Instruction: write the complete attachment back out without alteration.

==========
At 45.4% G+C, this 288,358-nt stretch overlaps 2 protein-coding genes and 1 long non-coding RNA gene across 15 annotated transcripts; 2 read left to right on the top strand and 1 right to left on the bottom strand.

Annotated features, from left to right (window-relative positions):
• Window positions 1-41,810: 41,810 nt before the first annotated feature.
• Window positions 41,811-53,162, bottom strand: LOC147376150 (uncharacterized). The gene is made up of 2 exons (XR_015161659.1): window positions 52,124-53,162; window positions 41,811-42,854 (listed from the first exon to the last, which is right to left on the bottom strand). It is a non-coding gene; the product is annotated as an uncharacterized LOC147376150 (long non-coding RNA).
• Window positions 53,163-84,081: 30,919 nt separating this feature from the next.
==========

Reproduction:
At 45.4% G+C, this 288,358-nt stretch overlaps 2 protein-coding genes and 1 long non-coding RNA gene across 15 annotated transcripts; 2 read left to right on the top strand and 1 right to left on the bottom strand.

Annotated features, from left to right (window-relative positions):
• Window positions 1-41,810: 41,810 nt before the first annotated feature.
• Window positions 41,811-53,162, bottom strand: LOC147376150 (uncharacterized). The gene is made up of 2 exons (XR_015161659.1): window positions 52,124-53,162; window positions 41,811-42,854 (listed from the first exon to the last, which is right to left on the bottom strand). It is a non-coding gene; the product is annotated as an uncharacterized LOC147376150 (long non-coding RNA).
• Window positions 53,163-84,081: 30,919 nt separating this feature from the next.